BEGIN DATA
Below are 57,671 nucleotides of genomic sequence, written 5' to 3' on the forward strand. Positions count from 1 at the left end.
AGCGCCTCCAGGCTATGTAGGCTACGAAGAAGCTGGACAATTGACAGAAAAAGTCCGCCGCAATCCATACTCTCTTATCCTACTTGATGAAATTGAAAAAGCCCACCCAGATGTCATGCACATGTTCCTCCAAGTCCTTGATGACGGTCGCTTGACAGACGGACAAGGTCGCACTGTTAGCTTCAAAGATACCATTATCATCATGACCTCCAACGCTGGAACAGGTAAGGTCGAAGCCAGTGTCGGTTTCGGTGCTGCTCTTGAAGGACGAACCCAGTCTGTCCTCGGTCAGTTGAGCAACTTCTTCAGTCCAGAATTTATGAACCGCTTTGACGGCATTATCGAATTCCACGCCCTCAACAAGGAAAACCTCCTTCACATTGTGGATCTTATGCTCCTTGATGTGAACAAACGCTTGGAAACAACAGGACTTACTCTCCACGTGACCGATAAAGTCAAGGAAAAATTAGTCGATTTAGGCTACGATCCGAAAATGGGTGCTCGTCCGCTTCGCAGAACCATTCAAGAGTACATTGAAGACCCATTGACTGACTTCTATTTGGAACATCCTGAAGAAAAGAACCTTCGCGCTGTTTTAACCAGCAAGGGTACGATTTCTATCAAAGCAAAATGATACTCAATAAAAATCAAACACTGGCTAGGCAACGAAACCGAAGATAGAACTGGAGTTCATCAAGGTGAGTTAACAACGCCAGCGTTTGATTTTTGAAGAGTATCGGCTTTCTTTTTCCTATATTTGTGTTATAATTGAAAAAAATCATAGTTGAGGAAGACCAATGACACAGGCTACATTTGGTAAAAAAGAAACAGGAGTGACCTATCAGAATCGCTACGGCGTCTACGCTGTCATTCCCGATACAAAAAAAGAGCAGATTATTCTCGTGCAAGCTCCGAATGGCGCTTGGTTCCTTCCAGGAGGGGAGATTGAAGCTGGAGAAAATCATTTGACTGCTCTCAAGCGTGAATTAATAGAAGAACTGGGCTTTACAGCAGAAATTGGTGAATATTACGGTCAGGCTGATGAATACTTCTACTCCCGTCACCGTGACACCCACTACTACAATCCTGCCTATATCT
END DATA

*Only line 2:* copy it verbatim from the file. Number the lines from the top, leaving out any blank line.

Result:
AGCGCCTCCAGGCTATGTAGGCTACGAAGAAGCTGGACAATTGACAGAAAAAGTCCGCCGCAATCCATACTCTCTTATCCTACTTGATGAAATTGAAAAAGCCCACCCAGATGTCATGCACATGTTCCTCCAAGTCCTTGATGACGGTCGCTTGACAGACGGACAAGGTCGCACTGTTAGCTTCAAAGATACCATTATCATCATGACCTCCAACGCTGGAACAGGTAAGGTCGAAGCCAGTGTCGGTTTCGGTGCTGCTCTTGAAGGACGAACCCAGTCTGTCCTCGGTCAGTTGAGCAACTTCTTCAGTCCAGAATTTATGAACCGCTTTGACGGCATTATCGAATTCCACGCCCTCAACAAGGAAAACCTCCTTCACATTGTGGATCTTATGCTCCTTGATGTGAACAAACGCTTGGAAACAACAGGACTTACTCTCCACGTGACCGATAAAGTCAAGGAAAAATTAGTCGATTTAGGCTACGATCCGAAAATGGGTGCTCGTCCGCTTCGCAGAACCATTCAAGAGTACATTGAAGACCCATTGACTGACTTCTATTTGGAACATCCTGAAGAAAAGAACCTTCGCGCTGTTTTAACCAGCAAGGGTACGATTTCTATCAAAGCAAAATGATACTCAATAAAAATCAAACACTGGCTAGGCAACGAAACCGAAGATAGAACTGGAGTTCATCAAGGTGAGTTAACAACGCCAGCGTTTGATTTTTGAAGAGTATCGGCTTTCTTTTTCCTATATTTGTGTTATAATTGAAAAAAATCATAGTTGAGGAAGACCAATGACACAGGCTACATTTGGTAAAAAAGAAACAGGAGTGACCTATCAGAATCGCTACGGCGTCTACGCTGTCATTCCCGATACAAAAAAAGAGCAGATTATTCTCGTGCAAGCTCCGAATGGCGCTTGGTTCCTTCCAGGAGGGGAGATTGAAGCTGGAGAAAATCATTTGACTGCTCTCAAGCGTGAATTAATAGAAGAACTGGGCTTTACAGCAGAAATTGGTGAATATTACGGTCAGGCTGATGAATACTTCTACTCCCGTCACCGTGACACCCACTACTACAATCCTGCCTATATCT